Travel tip: Pictures okay, but don’t mess with private property.
Before the mountain men, prospectors, and settlers moved west, Montana was home to thousands of Indigenous peoples. The Little Bighorn Battlefield National Monument, near Hardin (pop. 3,829), is testimony of their valiant efforts to protect their land from outsiders. The U.S. Army was sent west by the government to subdue Indigenous people. At the famous Battle of the Little Bighorn, June 25-26, 1876, various tribes fought back and were victorious. Sioux and Cheyenne warriors led by Crazy Horse and Sitting Bull delivered a deadly blow, killing George Custer and many soldiers. The landscape on which the battle played out in 1876 is described in considerable detail in a technical paper in a repository at The University of Alabama. An outfit called Apsaalooke Tours offers a one-hour tour of the site. A stop here is a must for all who travel this way.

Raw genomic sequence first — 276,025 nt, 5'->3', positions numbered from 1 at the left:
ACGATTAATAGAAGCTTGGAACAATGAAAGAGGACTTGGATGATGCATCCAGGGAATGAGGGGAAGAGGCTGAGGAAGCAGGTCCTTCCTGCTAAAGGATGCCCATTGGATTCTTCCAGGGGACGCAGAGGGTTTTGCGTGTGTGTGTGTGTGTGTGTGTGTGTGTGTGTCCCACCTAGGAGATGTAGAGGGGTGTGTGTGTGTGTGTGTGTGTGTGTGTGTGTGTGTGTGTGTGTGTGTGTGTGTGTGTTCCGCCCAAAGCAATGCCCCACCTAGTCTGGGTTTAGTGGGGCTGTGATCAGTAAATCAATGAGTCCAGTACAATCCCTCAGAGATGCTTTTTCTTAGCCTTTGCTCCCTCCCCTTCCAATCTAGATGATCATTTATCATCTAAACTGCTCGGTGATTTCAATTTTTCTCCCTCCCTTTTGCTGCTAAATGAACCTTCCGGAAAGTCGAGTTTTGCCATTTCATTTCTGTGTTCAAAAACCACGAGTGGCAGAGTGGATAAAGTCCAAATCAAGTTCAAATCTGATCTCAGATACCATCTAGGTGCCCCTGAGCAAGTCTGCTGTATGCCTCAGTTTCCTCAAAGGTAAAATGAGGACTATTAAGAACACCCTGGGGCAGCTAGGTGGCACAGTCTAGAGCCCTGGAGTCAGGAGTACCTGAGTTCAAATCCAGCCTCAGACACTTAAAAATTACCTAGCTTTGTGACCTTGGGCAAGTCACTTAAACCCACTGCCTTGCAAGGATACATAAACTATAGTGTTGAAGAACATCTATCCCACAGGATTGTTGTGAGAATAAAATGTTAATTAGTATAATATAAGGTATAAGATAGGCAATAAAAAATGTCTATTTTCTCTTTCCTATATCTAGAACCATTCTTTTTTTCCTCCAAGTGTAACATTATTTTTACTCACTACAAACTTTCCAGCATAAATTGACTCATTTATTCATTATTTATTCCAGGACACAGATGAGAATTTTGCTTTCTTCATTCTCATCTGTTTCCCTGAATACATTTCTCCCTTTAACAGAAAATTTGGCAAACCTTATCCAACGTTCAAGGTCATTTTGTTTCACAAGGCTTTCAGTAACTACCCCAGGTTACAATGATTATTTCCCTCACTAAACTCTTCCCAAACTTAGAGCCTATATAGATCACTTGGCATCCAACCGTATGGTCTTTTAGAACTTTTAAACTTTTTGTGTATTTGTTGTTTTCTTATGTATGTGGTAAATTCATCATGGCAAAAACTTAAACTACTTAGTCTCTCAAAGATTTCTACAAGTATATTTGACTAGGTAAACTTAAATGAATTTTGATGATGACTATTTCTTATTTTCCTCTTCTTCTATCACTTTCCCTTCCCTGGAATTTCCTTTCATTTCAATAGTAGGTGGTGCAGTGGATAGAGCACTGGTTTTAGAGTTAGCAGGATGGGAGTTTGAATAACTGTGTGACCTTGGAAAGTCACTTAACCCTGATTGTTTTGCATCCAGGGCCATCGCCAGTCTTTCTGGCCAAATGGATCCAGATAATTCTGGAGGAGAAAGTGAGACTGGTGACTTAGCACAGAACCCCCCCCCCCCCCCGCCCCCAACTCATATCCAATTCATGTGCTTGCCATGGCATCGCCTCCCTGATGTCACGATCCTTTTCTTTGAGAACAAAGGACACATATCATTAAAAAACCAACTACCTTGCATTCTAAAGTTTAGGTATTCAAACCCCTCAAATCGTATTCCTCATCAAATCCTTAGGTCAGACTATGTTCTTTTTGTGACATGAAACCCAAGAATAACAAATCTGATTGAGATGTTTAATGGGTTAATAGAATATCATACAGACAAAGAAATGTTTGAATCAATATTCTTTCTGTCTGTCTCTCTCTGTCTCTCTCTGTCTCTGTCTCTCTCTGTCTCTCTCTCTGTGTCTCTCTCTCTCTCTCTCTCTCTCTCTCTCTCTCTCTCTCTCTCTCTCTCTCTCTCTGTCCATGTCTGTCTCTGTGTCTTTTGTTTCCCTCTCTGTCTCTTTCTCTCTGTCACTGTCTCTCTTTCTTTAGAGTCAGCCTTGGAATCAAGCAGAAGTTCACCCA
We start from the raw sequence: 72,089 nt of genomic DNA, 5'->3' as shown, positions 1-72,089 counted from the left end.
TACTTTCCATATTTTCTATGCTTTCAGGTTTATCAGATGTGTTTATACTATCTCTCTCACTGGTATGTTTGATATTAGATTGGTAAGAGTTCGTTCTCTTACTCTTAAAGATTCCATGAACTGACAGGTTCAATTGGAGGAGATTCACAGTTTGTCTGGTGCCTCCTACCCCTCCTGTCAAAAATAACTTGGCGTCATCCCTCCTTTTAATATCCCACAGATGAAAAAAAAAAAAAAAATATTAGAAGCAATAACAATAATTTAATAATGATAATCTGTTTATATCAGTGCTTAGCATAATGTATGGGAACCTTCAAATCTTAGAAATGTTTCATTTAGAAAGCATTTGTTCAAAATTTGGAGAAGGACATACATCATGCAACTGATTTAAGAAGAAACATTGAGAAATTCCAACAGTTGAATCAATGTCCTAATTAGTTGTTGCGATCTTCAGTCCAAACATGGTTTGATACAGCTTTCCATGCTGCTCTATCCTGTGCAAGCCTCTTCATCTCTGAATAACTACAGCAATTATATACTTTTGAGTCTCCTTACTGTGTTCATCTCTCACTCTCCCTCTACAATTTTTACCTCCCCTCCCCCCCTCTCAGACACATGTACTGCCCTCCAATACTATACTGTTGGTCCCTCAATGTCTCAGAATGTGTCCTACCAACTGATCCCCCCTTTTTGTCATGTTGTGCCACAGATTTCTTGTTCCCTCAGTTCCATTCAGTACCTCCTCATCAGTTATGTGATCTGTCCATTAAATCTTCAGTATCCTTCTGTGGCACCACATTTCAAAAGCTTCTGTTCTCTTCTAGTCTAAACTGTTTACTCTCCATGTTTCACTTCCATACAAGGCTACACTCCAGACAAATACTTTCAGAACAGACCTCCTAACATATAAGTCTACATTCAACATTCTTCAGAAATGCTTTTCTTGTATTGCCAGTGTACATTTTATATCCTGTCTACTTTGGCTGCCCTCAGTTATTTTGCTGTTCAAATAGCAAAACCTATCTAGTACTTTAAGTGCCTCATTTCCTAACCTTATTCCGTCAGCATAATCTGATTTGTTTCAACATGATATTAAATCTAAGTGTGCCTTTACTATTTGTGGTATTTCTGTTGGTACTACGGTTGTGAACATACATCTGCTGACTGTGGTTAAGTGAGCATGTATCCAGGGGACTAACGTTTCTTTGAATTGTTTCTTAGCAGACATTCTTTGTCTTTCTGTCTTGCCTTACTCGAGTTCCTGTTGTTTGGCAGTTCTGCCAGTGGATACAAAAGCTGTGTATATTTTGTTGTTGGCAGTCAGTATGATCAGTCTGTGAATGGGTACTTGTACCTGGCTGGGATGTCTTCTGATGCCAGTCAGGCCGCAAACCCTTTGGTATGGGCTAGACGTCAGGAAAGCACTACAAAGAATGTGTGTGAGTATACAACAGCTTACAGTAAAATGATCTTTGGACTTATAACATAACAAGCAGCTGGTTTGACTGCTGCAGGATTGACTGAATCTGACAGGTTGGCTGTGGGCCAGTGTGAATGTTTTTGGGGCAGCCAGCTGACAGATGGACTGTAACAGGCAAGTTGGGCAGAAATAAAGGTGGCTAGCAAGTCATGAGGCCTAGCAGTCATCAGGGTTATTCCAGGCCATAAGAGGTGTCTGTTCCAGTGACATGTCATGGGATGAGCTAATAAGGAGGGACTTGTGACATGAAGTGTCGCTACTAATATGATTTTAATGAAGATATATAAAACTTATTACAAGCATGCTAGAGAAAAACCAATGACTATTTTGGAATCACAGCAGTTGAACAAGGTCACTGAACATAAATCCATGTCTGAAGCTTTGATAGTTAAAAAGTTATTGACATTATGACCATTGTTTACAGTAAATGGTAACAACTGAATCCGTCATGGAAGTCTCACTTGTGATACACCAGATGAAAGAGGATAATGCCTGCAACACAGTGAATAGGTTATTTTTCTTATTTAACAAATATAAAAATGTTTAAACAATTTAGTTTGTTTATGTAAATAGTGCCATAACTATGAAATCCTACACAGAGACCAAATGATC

Little Bighorn Battlefield National Monument. Monuments of soldiers who died. A monument for Native Americans who fought in the battle is nearby.
There’s no sales tax in Montana, so buy now.
When driving a good map is handy even if you think you know the way. It’s also helpful for planning alternate routes which may turn out to be more scenic and less traveled than roads drivers usually take. Plan your trip using the official Montana state highway map.
Montana History Remembered
In the early 19th century millions of buffalo roamed the prairies of Montana. By the year 1883, the vast buffalo herds, mainly shot and killed by buffalo hunters for their hides, virtually disappeared from the plains.
In modern times, conservation efforts have saved the buffalo in Montana. At the National Bison Range near Missoula some 544 buffalo still roam in the wild. Visit the National Bison Range to see these magnificent animals.
Enjoy southeast Montana.
Absaroka Mountain, Mont.
© 2022 John Sandy